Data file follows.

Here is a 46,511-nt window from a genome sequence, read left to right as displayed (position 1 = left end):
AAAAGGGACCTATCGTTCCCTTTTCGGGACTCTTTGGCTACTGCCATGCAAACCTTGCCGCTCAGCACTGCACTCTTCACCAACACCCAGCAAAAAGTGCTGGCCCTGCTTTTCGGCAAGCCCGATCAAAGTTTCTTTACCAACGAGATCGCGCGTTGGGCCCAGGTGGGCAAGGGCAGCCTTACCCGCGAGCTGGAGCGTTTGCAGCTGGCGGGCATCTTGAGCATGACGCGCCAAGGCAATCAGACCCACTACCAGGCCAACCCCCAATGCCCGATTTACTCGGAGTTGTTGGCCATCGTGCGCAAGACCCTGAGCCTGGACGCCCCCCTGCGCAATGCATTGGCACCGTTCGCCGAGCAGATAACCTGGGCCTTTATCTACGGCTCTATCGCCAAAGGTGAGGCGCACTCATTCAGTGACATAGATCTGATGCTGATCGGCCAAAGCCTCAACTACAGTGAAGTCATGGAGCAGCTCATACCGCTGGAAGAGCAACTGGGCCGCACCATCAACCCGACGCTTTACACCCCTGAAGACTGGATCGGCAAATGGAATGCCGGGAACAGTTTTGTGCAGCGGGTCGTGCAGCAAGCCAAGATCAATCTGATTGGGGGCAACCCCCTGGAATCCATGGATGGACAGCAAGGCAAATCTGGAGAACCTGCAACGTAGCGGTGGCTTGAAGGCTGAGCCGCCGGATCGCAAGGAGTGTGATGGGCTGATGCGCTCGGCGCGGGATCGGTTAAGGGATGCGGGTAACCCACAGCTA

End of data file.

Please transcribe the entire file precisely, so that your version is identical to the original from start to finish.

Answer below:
Here is a 46,511-nt window from a genome sequence, read left to right as displayed (position 1 = left end):
AAAAGGGACCTATCGTTCCCTTTTCGGGACTCTTTGGCTACTGCCATGCAAACCTTGCCGCTCAGCACTGCACTCTTCACCAACACCCAGCAAAAAGTGCTGGCCCTGCTTTTCGGCAAGCCCGATCAAAGTTTCTTTACCAACGAGATCGCGCGTTGGGCCCAGGTGGGCAAGGGCAGCCTTACCCGCGAGCTGGAGCGTTTGCAGCTGGCGGGCATCTTGAGCATGACGCGCCAAGGCAATCAGACCCACTACCAGGCCAACCCCCAATGCCCGATTTACTCGGAGTTGTTGGCCATCGTGCGCAAGACCCTGAGCCTGGACGCCCCCCTGCGCAATGCATTGGCACCGTTCGCCGAGCAGATAACCTGGGCCTTTATCTACGGCTCTATCGCCAAAGGTGAGGCGCACTCATTCAGTGACATAGATCTGATGCTGATCGGCCAAAGCCTCAACTACAGTGAAGTCATGGAGCAGCTCATACCGCTGGAAGAGCAACTGGGCCGCACCATCAACCCGACGCTTTACACCCCTGAAGACTGGATCGGCAAATGGAATGCCGGGAACAGTTTTGTGCAGCGGGTCGTGCAGCAAGCCAAGATCAATCTGATTGGGGGCAACCCCCTGGAATCCATGGATGGACAGCAAGGCAAATCTGGAGAACCTGCAACGTAGCGGTGGCTTGAAGGCTGAGCCGCCGGATCGCAAGGAGTGTGATGGGCTGATGCGCTCGGCGCGGGATCGGTTAAGGGATGCGGGTAACCCACAGCTA